Turkestan cockroaches are invading California. They’re already “all over the Bay Area”

There’s a relatively new cockroach invading California and it’s sure to have some people cowering under their covers.

Sightings of the Turkestan cockroach have become increasingly common as the insect becomes established in the Golden State and emerges in warmer weather. Cockroaches have been around for about a decade, according to entomologists, making them a new arrival as a common pest.

The population seems to be growing slowly but surely. According to entomologists and vector control officers, the heat, as well as the dryness, could make them more visible, especially in the hottest parts of the state, as the creatures search for water.

Seven years ago, Alameda County Vector Control Services received no calls about Turkestan cockroaches, said agency spokesman Daniel Wilson. In the past 18 months, they have received 33 calls. Most people who spot a cockroach infestation are likely to call an exterminator, Wilson said, so new arrivals are likely much more common.

“It’s spreading throughout the chaparral of California, through the entire Bay Area, into dry, arid parts of California,” said Chris Grinter, entomologist and curator of entomology collections at the Academy of Sciences. from California. “Having millions or billions of cockroaches invade California is certainly an invasive behavior, but we don’t yet know what their impact is.”

But Grinter and Lynn Kimsey, professor of entomology and director of the Bohart Museum of Anthropology at UC Davis, agree that the spread of the Turkestan cockroach is no cause for concern. They pose no danger to humans, plants or animals and prefer to live outdoors.

“People shouldn’t panic,” she said. “They are absolutely harmless.”

Unlike some cockroaches that hide in houses and restaurants and can spread viruses, bacteria and cause asthma, Turkestan cockroaches usually stay outdoors, although they sometimes come indoors , either in search of water or during the breeding season.

“They goof around inside sometimes,” Kimsey said. “Cockroaches aren’t very smart. They may be looking for love or something like that.

Cockroaches sometimes seek out areas such as water meters, woodpiles, cracks in the sidewalk or outdoor shelters in an attempt to find shade and moisture, she said. The creatures, which tend to eat plant debris like rotting plant bits or dried fruit, are attracted to gardens, landscaping, lawn edges and parks.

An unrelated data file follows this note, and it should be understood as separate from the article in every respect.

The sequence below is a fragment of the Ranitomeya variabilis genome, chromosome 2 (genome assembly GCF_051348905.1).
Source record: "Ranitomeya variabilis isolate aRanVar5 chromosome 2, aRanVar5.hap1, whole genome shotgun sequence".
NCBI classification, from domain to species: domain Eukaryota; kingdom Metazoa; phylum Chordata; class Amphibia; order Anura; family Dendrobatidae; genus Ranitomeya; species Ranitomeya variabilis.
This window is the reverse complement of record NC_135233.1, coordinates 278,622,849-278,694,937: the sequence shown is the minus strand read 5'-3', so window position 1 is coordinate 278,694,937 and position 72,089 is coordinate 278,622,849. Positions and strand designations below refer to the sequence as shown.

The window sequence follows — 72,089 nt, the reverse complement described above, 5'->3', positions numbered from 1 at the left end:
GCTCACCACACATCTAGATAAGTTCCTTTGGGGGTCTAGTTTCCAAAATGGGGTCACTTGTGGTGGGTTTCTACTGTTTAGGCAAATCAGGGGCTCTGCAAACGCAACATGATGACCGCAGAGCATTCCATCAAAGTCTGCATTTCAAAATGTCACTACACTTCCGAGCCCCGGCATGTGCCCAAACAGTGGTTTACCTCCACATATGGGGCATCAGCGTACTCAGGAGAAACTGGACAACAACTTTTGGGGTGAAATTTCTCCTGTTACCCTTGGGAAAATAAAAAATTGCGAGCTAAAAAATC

“You could think of them as vegetation scavengers, she said.

They’re often spotted near entrances to homes or garages, Kimsey said, not because they’re plotting to get inside, but because humans are more likely to see them there.

Turkestan cockroaches are long, flat insects with antennae and wings. Females are about an inch long and dark brown to black with cream-colored markings along the edges behind the head and wings, according to the University of California’s Integrated Pest Management Program. Males are slightly smaller with yellowish wings and cream colored stripes along the edges.

While the relative newcomers are likely distributed across most of the state, entomologists said, they’re more likely to be spotted in areas with warmer temperatures, including the Central Valley, where they will sometimes spill onto sidewalks on a hot summer night. , said Kimsey.

In Alameda County, Wilson said, Turkestan cockroaches are most often spotted in Pleasanton, Livermore, Fremont and Union City, where temperatures tend to be higher. With its cool, foggy climate, San Francisco is a less hospitable host.

“I’m sure they’re here, but it’s not like they’re invading backyards,” Grinter said, adding he’s never seen one in San Francisco.

While cockroaches don’t pose a real threat, “a lot of people have a gut reaction,” he acknowledged.

Think twice before reaching for that bug spray box, Kimsey advised.

“Which is more dangerous – a stupid stupid bug or the poisonous spray you’re about to spread around the universe?” said Kimsey.

She recommends stepping on them or stomping on them with a shoe instead.

Michael Cabanatuan (he/him) is a writer for the San Francisco Chronicle. Email: mcabanatuan@sfchronicle.comTwitter: @ctuan

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